Suicide Awareness

10 September is World Suicide Prevention Day. The International Association for Suicide Prevention (IASP) was started it in 2003 and is co-sponsored by the World Federation for Mental Health and World Health Organisation (WHO).

Suicide is a growing problem in the world and especially amongst the under 30s. The statistics are truly frightening. According to the World Health Organisation (WHO), every 40 seconds someone successfully takes their own life. That equates to approximately 800,000 people every year (globally) or one in a hundred of every death. And for each successful suicide it is estimated that there are 40 attempted suicides. The sad thing is, as Phil Donahue (US media personality) put it, “Suicide is a permanent solution to a temporary problem”. Suicide is largely preventable as undiagnosed, or untreated, mental illness is the largest contributor to it.

Each suicide is a tragic waste of life and devastating, sometimes life changing, to those left behind. So, by raising awareness, addressing the stigma around suicide and encouraging well-informed action, it is hoped that the instances of suicide around the world can be reduced. World Suicide Prevention Day is an opportunity to do these things and reduce the number of suicides and suicide attempts. There are five key messages:

1. Creating hope through action. This is a reminder that there is an alternative to suicide. Our actions, no matter how big or small, may provide hope to those who are struggling. Through action, you can make a difference to someone (as a parent, as a friend, as a colleague or as a neighbour) in their darkest moments. We can all play a part in supporting those experiencing a suicidal crisis or those bereaved by it.

2. Suicidal thoughts are complex. The causes of suicide are complex and many. There is no one size fits all approach. We know that certain life events can make someone more vulnerable to suicide. Also mental health conditions such as anxiety or depression can also be a contributor. People who are suicidal can feel trapped or a burden to their family and those around them and thus they feel as though they are alone and have no other options. The COVID-19 Pandemic has greatly contributed to increased feelings of isolation and vulnerability. By Creating Hope Through Action, we can signal to people experiencing these thoughts that there is hope and that we care and want to support them.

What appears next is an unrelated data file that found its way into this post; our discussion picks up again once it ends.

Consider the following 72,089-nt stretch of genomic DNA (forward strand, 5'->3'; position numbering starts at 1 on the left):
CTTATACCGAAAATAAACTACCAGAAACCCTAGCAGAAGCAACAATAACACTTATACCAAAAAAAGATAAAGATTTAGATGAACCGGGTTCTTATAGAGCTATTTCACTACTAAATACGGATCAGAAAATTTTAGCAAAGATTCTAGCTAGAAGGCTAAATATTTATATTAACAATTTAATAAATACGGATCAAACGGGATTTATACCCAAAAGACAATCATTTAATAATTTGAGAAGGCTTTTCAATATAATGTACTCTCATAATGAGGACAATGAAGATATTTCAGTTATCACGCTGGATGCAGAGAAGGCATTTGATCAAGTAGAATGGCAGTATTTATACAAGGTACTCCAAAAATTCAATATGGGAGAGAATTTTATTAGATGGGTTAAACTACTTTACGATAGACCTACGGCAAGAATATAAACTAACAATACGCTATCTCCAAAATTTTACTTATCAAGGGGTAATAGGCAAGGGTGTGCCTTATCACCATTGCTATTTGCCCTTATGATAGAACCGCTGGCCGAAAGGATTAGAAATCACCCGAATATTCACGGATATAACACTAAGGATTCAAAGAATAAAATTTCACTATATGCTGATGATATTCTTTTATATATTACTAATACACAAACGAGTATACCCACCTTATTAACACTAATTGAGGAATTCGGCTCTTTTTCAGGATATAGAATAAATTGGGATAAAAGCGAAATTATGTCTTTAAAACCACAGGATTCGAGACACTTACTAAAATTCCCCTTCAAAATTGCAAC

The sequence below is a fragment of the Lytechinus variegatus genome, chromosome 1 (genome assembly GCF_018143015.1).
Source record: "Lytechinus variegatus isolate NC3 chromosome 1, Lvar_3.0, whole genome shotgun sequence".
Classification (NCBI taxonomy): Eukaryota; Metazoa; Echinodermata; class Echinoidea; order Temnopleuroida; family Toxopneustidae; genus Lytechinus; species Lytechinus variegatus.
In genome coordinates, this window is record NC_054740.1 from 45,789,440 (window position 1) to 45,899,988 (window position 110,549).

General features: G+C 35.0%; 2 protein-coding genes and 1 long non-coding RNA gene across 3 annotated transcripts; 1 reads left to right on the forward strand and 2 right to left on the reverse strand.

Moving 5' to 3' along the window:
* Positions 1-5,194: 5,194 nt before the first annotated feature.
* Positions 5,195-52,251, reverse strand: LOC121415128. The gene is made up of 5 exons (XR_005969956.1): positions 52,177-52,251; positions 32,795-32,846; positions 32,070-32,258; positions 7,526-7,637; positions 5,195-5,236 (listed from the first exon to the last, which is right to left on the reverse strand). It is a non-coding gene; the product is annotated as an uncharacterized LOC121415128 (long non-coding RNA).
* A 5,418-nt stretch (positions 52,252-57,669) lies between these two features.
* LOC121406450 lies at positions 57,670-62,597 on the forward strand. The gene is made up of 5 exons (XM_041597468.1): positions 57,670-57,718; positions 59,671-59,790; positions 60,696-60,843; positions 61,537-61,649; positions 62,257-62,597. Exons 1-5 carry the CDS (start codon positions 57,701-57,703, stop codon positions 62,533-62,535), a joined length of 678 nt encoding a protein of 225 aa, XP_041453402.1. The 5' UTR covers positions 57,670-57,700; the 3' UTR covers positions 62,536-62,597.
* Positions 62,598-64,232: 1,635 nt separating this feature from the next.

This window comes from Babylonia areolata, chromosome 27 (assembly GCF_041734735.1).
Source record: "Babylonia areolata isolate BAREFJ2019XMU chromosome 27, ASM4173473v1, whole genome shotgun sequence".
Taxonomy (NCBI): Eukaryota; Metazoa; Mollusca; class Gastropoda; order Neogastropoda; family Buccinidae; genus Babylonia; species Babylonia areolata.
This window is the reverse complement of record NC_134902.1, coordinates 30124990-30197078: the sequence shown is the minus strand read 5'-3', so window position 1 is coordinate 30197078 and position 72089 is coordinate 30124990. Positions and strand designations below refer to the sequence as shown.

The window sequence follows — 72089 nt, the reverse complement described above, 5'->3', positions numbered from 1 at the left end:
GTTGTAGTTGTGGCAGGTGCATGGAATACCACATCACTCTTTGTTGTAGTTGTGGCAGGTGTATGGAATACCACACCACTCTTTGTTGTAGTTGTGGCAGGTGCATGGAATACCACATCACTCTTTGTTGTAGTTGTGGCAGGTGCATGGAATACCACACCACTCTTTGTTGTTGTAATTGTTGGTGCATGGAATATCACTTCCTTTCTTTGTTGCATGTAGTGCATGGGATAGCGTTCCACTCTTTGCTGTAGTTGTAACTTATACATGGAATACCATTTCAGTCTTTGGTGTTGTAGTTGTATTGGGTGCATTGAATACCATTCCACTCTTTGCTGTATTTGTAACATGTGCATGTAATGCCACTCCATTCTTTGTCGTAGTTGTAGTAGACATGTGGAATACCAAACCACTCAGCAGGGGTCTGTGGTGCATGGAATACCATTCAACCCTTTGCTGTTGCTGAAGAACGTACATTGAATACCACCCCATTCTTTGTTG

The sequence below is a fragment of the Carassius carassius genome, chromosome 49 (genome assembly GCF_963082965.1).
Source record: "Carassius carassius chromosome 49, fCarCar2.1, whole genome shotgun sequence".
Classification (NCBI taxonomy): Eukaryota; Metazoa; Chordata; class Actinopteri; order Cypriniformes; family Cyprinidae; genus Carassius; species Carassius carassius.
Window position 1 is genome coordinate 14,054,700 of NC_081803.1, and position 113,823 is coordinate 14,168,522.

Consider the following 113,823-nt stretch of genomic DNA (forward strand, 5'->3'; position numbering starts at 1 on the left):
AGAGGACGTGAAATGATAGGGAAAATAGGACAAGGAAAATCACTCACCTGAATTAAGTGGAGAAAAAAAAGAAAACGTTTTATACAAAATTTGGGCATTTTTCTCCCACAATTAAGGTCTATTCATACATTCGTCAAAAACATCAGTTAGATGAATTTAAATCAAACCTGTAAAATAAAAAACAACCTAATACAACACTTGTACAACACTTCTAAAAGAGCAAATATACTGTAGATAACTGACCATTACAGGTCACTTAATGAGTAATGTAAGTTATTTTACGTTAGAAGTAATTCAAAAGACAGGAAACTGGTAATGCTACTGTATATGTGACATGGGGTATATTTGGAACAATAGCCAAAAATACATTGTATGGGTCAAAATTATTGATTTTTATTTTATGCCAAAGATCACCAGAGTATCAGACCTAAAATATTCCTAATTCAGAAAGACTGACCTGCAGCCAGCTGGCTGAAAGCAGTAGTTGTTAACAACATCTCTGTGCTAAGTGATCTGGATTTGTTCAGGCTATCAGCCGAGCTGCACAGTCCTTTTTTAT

3. You can help give someone hope by showing that you care. We can all play a role, no matter how small. You do not need to tell them what to do or have solutions, just make the time and space to listen to them. Small talk can save lives and create a sense of connection and hope in somebody who may be struggling.

4. Stigma is a major barrier to help-seeking. I have written before battling stigma and prejudice around all forms of mental illness. Changing the narrative around suicide through the promotion of hope will help to create a more compassionate society where those who need help feel comfortable in coming forward.

5. The insights and stories of people with a lived experience of suicide. Personal stories of someone’s experiences of emotional distress, suicidal thoughts or attempts, and their experiences in recovery can inspire hope in others. It illustrates that they too can move through the period of crisis. Also, individuals sharing experiences of being bereaved by suicide and how they came to live their ‘new normal’, can help others experiencing suicidal loss make sense of their devastation and believe they will be able to live through and with the loss.

So, if you know someone who make be anxious, depressed or suicidal help them to get the professional assistance they need. And be an ear to listen or a shoulder to cry on.

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